She is fast becoming one of Russia's most famous designers and has 28 shops selling her clothes for teenage girls. She is the official costumier for the reality television show Star Factory, Russia's version of Fame Academy. But when she is not running her company from its office in central Moscow, she is at school.
Kira Plastinina, a waifish 15-year-old with long, sandy hair, writes on her website: "I started drawing clothes when I was still very small. My father asked me what I liked to draw most of all, and I told him 'beautiful things'."
Luckily for Kira, her father, Sergei Plastinin, is a co-founder of one of Russia's biggest dairy and juice companies and has a fortune estimated at £175m. With ample means to humour his teenage daughter's wishes, he gave her funds to set up her own company. Kira takes care of the design side, while daddy looks after the books. "She goes to school every day and comes to the office in the evening," says a spokesman.
And it seems that it was Mr Plastinin who splashed out this week to make his daughter's dream of meeting the US socialite Paris Hilton come true. On Monday night, Kira's collection for next spring and summer was shown off at an exclusive club as part of Moscow Fashion Week.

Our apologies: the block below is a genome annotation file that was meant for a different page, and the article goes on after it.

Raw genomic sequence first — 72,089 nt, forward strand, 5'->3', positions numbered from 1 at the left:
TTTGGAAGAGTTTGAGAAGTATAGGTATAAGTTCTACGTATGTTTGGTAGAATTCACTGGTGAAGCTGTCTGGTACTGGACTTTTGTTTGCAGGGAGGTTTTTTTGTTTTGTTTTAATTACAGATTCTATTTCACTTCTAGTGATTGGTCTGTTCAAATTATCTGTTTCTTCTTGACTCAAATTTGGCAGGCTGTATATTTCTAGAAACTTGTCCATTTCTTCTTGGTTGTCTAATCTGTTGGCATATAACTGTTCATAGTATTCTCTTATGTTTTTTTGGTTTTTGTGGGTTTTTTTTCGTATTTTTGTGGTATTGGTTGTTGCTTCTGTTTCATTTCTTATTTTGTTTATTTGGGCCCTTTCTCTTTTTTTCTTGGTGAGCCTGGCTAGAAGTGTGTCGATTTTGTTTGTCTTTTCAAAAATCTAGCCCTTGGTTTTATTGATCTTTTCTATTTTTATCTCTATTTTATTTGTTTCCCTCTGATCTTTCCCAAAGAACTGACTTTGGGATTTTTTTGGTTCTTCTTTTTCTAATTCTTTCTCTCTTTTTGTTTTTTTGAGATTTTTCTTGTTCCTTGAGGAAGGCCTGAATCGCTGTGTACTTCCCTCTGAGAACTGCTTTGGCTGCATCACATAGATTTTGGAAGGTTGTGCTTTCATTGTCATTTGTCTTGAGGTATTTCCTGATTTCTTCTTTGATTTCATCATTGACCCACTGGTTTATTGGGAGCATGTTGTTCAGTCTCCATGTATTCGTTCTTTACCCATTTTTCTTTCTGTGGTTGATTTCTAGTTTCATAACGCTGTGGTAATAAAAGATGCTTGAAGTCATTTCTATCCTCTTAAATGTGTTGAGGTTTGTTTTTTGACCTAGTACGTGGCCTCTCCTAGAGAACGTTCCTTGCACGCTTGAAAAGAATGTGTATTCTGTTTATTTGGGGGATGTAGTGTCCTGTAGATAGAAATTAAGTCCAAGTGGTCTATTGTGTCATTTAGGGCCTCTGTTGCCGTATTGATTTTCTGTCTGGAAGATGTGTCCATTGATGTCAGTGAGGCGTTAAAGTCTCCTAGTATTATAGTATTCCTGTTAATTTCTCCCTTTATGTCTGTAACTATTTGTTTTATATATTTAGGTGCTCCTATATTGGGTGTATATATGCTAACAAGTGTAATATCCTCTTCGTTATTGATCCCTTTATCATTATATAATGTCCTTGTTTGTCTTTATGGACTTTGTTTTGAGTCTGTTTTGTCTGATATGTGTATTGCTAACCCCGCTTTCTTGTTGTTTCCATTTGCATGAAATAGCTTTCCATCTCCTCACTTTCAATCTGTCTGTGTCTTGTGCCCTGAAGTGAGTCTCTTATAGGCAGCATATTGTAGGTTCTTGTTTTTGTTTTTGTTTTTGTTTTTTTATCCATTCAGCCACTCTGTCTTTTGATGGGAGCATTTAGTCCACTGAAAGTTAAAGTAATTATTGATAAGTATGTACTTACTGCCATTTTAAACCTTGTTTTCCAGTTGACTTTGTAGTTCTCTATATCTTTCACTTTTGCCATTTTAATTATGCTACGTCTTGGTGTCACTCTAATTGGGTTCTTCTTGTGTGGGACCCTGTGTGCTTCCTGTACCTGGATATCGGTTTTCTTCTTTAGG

The cream of Russia's designers launched their latest collections alongside foreign guests including the French couturier Emanuel Ungaro. Hilton took a front-row seat and, at the end of the show, sashayed down the catwalk with the teenage designer beside her.
On Tuesday, Hilton spent half an hour at the flagship Kira Plastinina store in Moscow's Yevropeisky mall, ringing up a bill of 293,439 roubles (£6,000). "I love her clothes," she said afterwards. "I want to wear these clothes in LA and I'm going to give some to my sister."
Kira, who often models her own creations in light shades of pink and purple, has described them as "art-glamour-sportive-casual". They are aimed at teenage girls and many designs would look at home on the rails in Topshop.
High street shopping is still rather complicated in Moscow. Although chains such as Zara and Mexx are slowly infiltrating the city, there is still a gap in the market for reasonably priced clothes aimed at a growing middle class. In the gulf between the markets offering dirt-cheap, shoddily-made knock-offs and the Italian boutiques where oligarchs spend thousands of pounds on their wives or girlfriends, there is little to choose from.
Perhaps because of this lack of competition, Kira's clothes are a hit, selling more than 40,000 items a month, and she is planning new outlets across Russia and expansion into Ukraine and Kazakhstan. "I really admire her and think she's great," said Hilton of her new Russian friend.